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A true Mallet uses compound expansion: live steam is fed to the rear set of cylinders (red), and the used steam from this set is fed to front set of cylinders (orange) for a second expansion before escaping via the exhaust (yellow).


Compounding articulated locomotives has several advantages

  • Steam is used twice thereby reducing fuel consumption (up to 40%)
  • The moving joints in the tubing feeding the front cylinders can be kept steam tight more easily due to the lower working pressure
  • The system has built-in balance against slippage. If only the front truck slips the pressure in the connecting (orange) tube will suddenly fall stopping the slipping due to the lack of steam supply. If the rear truck slips the pressure in the connecting tube will suddenly rise also stopping the slippage due to the back pressure. If both sets slip the engineer should just throttle down.

Compounding also has disadvantages

  • It demands a far more complex system of steam feeding.
  • When starting a compound locomotive both sets of cylinders need fresh steam because there is no or insufficient steam in the connecting tube during the first beats.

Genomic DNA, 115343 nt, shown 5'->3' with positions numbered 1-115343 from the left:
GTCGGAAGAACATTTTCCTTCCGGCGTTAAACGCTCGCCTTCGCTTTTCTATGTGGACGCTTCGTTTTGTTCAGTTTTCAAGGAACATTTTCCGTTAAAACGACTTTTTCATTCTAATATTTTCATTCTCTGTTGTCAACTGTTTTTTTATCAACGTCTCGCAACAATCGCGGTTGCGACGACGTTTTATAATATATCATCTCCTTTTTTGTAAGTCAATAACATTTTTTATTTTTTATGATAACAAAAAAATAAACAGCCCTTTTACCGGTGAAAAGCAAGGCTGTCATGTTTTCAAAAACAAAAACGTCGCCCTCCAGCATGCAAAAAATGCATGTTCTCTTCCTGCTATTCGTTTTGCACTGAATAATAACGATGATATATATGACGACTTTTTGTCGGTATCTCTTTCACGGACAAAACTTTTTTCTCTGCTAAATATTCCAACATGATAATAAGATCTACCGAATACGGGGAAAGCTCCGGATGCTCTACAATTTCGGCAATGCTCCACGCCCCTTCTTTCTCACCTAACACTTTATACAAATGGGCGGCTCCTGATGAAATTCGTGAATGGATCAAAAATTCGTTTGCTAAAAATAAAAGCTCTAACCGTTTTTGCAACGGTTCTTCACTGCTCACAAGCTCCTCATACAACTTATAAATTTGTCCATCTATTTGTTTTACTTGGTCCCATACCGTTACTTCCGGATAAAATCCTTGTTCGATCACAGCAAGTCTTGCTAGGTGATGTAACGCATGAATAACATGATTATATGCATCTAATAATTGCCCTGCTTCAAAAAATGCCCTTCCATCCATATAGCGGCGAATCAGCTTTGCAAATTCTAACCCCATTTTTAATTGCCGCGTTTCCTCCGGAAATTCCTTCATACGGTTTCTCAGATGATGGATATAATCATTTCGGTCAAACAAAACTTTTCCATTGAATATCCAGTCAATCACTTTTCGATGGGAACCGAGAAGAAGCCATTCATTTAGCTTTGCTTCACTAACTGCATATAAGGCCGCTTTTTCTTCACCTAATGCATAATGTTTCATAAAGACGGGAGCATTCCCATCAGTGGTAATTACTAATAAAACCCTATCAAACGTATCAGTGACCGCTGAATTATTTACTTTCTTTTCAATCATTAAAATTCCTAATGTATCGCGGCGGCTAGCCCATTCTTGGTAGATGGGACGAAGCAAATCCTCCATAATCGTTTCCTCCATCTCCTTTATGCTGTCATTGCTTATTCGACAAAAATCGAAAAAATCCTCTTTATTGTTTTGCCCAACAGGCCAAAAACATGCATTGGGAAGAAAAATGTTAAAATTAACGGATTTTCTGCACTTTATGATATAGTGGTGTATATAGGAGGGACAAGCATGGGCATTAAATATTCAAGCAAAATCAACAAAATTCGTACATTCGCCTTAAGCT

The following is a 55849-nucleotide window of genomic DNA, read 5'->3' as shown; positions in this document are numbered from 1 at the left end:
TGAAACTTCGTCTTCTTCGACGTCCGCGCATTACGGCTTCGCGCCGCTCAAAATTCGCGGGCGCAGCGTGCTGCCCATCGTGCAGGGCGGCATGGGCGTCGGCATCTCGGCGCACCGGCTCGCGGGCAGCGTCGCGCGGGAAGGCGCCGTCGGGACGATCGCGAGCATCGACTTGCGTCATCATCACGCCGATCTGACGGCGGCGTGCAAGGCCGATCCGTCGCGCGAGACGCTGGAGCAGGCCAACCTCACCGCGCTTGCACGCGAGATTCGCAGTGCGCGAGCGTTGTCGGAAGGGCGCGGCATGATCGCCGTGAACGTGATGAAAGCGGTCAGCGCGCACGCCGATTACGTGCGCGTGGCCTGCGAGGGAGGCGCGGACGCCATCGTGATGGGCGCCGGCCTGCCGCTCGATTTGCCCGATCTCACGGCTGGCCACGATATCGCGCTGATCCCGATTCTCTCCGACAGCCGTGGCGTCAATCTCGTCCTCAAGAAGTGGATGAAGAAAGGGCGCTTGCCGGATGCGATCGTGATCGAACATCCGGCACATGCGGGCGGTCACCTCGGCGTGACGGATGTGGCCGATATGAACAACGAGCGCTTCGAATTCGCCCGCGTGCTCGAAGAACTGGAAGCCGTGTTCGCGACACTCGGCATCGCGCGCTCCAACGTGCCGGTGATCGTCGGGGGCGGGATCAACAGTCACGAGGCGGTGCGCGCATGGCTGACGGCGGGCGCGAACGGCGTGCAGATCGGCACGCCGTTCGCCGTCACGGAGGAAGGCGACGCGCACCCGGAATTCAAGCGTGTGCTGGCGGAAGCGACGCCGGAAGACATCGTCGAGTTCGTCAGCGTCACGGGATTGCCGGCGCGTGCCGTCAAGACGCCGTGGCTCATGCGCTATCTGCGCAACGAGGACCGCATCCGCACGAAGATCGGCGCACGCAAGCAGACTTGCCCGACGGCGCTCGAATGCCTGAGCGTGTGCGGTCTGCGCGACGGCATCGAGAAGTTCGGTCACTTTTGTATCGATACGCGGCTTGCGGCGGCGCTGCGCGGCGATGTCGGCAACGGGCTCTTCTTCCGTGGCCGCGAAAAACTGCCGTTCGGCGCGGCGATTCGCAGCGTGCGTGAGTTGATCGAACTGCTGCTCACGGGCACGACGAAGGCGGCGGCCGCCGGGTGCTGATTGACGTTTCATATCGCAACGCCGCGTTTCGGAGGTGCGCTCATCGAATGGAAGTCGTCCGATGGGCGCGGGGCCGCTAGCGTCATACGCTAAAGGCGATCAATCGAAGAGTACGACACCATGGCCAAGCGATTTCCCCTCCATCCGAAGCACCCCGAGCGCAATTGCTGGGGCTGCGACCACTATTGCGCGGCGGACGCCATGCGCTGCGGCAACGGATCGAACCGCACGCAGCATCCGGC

• The front set of cylinders is larger in order to deliver approximately the same power as the rear set. With very large engines like the Y3 these front sets become so large that it becomes increasingly difficult to fit in the loading gauge.

Essentially two sets of cylinders in a compound system deliver less power then two sets with single expansion. So if you want power and care less about fuel consumption single expansion is a logical choice: you can feed the front cylinders with fresh steam, increasing power because of the the higher pressure. And you can increase the size of the rear cylinders to match the front set until they reach the limit of the loading gauge, also increasing power because of the larger size. So when larger and more efficient boilers became available it was a logical step to abandon the compounding system to the favor of raw power, as happened with the giants of steam like the Big Boys, the Challengers and the Allegheneys.